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Astronomers find the closest known black hole to Earth!
Astronomers have accidentally discovered the closest known black hole to Earth, and it beats the old record by quite a bit: This one is only about 1,000 light years away (the previous record holder is probably about 3,000 light years away). In a galaxy 120,000 light years across that’s pretty close!
To be clear, and because I know a lot of people get anxious about such things: This black hole is way too far away to hurt us in any way. In fact, the reason it's been undiscovered for so long is because it's so placid!
It was found because it's part of a multiple star system. The Sun is a solo star, but a large fraction of stars in the galaxy are in multiple systems: binaries, trinaries, and so on. Some systems even have seven stars in them.
HR 6819 was a known binary already, though a weird one. The two stars are close enough together that from Earth they blend into one (like the headlights on a distant car on the highway look like a single dot). Both stars are what we call B type stars: hotter, more massive, bluer, and more luminous than the Sun. However, while one is what we call a main sequence star like the Sun — still fusing hydrogen into helium in its core — the other star is a giant, meaning it's nearing the end of its life. It's used up the hydrogen in its core and is now fusing helium into carbon.
This binary B star system is bright (it’s actually visible to the naked eye, but you have to live in the southern hemisphere to see it) and close-by, so some astronomers decided to take a closer look to see what they could find out about it. And that's when things got weird.
By taking a spectrum of the stars, breaking their light up into thousands of individual colors, astronomers can measure their motion. But what they found is truly odd: The giant star appears to be in a 40-day orbit, but the other B star shows no signs of also being in a 40-day orbit! It shows little motion at all, indicating it’s pretty far out from the giant star, and orbiting it slowly.
So what's causing the 40-day orbital motion of the giant star? By examining the spectrum more closely, they could see that's in a circular orbit around an object that has something like 4–6 times the mass of the Sun. However, a star that massive would be easily seen in the observations. None is. So whatever this thing is, it's massive, but dark.
There's only one thing in the Universe we know of that fits that bill: a black hole. Nothing else can be that massive but not shine at all.
So to give you a clearer picture of the system: The B giant star and the black hole orbit each other at a distance of around 35 million kilometers (closer than Mercury orbits the Sun), taking 40 days, and the other B star orbits much farther out, though how far out isn’t known.
That means it's not a binary system, it's a trinary.
Discovering a black hole this way is pretty unusual. Normally we find them because they’re actively eating material; that stuff gets very hot and blasts high-energy light like X-rays. But X-ray observations show nothing at all from this system. The black hole is truly dark.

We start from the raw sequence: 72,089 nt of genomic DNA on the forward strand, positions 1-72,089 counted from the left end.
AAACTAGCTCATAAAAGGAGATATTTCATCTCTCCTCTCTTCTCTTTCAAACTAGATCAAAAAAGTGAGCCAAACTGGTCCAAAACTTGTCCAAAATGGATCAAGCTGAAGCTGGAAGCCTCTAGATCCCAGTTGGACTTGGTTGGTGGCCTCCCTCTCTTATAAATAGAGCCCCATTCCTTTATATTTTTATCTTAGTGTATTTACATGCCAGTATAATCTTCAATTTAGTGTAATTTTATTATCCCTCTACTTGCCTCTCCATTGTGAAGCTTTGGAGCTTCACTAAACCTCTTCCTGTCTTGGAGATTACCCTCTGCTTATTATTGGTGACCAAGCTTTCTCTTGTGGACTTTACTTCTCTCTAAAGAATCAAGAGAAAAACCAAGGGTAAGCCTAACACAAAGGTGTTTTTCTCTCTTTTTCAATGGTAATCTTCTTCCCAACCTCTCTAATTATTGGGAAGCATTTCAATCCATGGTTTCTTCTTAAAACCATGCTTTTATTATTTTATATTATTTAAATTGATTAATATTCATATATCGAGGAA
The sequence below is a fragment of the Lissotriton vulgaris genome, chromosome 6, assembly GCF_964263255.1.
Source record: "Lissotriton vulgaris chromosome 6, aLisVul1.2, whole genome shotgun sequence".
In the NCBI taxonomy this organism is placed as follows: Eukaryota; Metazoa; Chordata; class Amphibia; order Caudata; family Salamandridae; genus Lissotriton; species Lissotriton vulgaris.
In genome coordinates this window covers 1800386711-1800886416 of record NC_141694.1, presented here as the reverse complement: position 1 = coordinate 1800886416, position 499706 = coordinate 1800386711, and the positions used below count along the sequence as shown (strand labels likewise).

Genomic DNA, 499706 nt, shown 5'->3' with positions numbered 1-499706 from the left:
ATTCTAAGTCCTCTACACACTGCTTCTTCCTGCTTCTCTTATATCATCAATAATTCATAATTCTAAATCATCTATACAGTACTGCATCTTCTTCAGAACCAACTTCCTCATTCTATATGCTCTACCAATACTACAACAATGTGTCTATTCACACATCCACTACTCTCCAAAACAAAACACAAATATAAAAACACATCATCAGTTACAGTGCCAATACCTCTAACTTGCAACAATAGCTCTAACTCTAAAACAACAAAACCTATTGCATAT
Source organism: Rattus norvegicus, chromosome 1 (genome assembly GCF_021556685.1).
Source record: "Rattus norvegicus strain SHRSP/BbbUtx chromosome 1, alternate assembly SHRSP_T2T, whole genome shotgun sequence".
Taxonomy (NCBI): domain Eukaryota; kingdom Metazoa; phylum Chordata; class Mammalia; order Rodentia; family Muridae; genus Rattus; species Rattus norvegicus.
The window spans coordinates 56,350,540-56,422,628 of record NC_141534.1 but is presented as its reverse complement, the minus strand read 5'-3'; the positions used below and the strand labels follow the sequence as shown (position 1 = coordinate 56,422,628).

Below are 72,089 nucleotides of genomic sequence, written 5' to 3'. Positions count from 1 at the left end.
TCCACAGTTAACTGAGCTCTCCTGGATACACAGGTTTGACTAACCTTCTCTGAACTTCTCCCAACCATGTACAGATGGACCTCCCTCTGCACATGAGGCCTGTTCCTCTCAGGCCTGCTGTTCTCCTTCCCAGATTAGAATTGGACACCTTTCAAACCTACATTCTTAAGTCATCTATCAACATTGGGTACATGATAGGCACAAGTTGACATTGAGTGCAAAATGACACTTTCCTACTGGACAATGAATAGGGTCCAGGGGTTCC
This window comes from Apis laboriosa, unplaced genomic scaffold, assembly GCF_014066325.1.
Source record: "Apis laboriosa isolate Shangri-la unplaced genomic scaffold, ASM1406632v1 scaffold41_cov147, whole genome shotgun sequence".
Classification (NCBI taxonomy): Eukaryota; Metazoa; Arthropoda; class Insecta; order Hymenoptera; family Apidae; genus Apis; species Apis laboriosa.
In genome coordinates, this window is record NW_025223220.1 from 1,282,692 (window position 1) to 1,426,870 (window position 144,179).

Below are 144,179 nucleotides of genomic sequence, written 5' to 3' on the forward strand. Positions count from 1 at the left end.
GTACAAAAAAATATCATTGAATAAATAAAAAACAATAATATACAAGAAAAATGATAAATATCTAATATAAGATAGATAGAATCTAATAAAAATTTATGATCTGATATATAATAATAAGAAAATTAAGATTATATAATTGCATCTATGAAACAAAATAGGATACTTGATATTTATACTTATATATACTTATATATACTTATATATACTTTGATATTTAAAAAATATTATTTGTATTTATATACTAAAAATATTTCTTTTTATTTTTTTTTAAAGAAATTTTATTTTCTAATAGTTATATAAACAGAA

Not many systems like this are known. A few months ago some astronomers made a stir when they announced a very similar system, called LB-1, except they claimed the black hole they found had 70 times the mass of the Sun, a huge number for such a beast. It turns out they made some assumptions that likely don't hold, and the black hole is probably much less massive that that.
These kinds of systems, called massive hierarchical triples (a binary orbited by a third star farther out), are interesting, in that we're not exactly sure how they form. A black hole forms when a massive star explodes, which tends to wreak havoc on a system. It's possible in this case the star lost a lot of mass slowly via a stellar wind (like the solar wind but much stronger), allowing the system to remain stable before it blew. But the details on how the system formed and evolved aren't clear.
That makes this an important find all on its own, even without it being a black hole distance record buster.
The distance to this star system isn't precisely known, but is likely between 1,000 and 1,200 light years. That's interesting because that's relatively close to us. If there were only one black hole in the whole galaxy, statistically you'd expect it to be halfway across the galaxy from us, about 50,000 light years away. This one being so much closer implies strongly that there are lots more out there. And because the vast majority of them will be quiet — not eating and therefore not glowing — they could be closer yet.
Models of star birth and death indicate the galaxy should have a billion or so black holes in it! That means the actual closest one, as yet undiscovered, is probably much closer to us still. However, again, there's nothing to worry about. The Earth has been around for over 4 billion years. If black holes got close enough to eat us, it would've happened billions of years ago. Space is big, and even if a quiet one were only a dozen light years way it wouldn't have an affect on us.
So this is a great discovery! A weird system, an accidental black hole, and a record breaker. I hope soon we find one even closer to us; because they're usually so far away (and dark) they're hard to study. Having one closer, but still at a safe distance (hey, I'm no fool, close is good but close enough is better), would be extremely cool.